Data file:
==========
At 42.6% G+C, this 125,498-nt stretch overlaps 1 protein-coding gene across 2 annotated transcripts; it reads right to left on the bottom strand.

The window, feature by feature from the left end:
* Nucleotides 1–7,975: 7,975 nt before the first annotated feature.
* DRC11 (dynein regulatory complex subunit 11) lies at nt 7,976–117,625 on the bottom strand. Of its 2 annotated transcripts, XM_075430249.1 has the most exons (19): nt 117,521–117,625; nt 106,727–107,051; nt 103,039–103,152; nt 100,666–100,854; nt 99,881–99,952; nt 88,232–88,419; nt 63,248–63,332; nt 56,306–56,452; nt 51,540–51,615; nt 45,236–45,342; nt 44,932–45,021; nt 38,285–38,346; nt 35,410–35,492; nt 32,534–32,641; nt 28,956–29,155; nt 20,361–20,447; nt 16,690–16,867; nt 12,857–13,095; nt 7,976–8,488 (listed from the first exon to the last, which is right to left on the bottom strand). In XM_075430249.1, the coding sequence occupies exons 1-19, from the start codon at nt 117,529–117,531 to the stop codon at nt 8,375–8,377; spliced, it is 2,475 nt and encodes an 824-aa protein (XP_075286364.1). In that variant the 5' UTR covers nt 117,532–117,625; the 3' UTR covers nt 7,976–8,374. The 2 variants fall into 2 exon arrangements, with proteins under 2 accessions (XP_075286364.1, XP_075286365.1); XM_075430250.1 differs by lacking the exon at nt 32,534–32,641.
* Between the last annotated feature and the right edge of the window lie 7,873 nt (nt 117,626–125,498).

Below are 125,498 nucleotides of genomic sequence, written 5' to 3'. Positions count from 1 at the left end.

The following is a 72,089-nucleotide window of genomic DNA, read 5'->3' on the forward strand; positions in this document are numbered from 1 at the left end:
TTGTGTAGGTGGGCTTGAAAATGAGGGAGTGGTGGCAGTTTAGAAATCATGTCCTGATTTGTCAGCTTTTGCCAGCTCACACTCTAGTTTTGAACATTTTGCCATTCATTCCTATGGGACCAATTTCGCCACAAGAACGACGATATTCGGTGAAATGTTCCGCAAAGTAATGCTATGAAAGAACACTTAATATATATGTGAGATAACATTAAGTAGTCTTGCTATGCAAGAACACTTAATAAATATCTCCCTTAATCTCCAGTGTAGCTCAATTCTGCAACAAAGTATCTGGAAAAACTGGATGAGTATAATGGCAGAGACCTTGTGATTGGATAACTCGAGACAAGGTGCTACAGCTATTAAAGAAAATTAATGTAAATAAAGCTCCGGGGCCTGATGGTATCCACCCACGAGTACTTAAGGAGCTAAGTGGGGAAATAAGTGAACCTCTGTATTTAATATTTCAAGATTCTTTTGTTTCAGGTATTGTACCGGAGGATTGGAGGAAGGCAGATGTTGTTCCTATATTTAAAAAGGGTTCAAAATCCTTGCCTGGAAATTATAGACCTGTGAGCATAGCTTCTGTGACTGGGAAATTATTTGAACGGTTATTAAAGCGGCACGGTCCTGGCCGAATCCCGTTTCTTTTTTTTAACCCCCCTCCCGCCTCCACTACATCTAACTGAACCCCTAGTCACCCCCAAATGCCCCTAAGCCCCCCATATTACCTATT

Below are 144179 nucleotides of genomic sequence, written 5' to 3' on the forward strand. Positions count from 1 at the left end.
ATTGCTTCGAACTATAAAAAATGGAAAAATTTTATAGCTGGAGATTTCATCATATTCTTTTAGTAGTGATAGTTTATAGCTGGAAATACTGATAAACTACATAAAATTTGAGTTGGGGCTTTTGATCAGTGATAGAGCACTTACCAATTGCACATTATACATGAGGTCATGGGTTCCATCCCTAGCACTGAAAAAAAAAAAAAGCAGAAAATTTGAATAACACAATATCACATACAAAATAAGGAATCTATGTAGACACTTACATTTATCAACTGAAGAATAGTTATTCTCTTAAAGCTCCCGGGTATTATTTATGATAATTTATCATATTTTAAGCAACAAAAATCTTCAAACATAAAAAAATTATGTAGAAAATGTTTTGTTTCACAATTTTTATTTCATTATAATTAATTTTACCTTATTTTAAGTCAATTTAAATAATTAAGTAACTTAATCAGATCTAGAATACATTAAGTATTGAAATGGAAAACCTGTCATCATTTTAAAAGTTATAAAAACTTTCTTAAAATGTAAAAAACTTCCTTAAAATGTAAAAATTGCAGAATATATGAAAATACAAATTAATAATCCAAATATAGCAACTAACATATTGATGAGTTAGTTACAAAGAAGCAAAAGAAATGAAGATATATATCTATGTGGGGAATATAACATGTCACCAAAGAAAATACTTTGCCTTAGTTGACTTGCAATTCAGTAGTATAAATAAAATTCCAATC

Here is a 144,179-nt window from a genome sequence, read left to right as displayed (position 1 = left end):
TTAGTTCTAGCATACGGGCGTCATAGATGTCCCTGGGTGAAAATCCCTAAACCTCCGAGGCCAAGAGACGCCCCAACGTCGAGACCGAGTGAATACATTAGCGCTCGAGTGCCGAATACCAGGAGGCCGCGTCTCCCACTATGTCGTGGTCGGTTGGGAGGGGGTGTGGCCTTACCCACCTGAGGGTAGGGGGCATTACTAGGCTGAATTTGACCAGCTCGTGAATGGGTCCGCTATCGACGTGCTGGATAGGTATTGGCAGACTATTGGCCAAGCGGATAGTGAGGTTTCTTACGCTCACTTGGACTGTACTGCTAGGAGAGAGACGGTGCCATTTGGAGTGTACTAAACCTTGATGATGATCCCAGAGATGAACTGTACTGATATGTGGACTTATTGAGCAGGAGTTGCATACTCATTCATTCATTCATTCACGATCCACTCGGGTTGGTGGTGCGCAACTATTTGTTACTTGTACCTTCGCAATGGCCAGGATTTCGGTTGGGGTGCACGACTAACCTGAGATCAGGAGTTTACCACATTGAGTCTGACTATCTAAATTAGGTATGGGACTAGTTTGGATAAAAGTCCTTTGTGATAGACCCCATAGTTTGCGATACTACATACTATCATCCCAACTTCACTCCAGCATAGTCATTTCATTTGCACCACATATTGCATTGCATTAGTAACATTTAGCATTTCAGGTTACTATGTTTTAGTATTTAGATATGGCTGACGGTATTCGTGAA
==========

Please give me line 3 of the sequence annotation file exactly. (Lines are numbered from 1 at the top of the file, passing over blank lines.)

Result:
* Nucleotides 1–7,975: 7,975 nt before the first annotated feature.